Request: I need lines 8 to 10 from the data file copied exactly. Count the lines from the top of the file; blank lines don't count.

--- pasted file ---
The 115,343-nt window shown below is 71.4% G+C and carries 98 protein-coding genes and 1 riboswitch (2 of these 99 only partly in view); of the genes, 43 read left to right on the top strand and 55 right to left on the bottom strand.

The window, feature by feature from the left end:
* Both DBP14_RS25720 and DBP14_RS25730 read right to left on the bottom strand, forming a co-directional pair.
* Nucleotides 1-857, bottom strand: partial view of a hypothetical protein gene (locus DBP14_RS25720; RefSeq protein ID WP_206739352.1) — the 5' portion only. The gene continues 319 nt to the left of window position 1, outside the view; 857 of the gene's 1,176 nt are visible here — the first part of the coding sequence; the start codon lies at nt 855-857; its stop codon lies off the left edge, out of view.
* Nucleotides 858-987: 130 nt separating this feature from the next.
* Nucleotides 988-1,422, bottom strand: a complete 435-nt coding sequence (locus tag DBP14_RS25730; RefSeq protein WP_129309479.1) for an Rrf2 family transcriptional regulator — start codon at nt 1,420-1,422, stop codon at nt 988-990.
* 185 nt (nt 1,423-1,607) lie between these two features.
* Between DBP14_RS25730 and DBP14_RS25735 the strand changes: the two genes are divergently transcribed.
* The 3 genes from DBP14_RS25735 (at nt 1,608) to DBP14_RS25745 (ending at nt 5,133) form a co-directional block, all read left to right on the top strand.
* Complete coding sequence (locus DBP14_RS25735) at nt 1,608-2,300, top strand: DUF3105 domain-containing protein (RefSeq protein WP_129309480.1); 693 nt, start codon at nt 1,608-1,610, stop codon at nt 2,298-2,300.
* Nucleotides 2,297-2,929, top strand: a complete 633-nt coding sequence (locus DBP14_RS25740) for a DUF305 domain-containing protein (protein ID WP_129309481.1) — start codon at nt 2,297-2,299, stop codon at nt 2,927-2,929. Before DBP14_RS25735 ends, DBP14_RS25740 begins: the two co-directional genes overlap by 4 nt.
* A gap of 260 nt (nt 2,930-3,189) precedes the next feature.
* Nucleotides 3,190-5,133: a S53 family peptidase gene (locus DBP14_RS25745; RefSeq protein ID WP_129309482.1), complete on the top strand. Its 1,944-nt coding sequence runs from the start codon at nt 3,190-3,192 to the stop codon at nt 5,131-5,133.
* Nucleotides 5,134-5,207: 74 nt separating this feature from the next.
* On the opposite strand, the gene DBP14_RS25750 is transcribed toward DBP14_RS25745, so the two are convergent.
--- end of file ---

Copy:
* Between DBP14_RS25730 and DBP14_RS25735 the strand changes: the two genes are divergently transcribed.
* The 3 genes from DBP14_RS25735 (at nt 1,608) to DBP14_RS25745 (ending at nt 5,133) form a co-directional block, all read left to right on the top strand.
* Complete coding sequence (locus DBP14_RS25735) at nt 1,608-2,300, top strand: DUF3105 domain-containing protein (RefSeq protein WP_129309480.1); 693 nt, start codon at nt 1,608-1,610, stop codon at nt 2,298-2,300.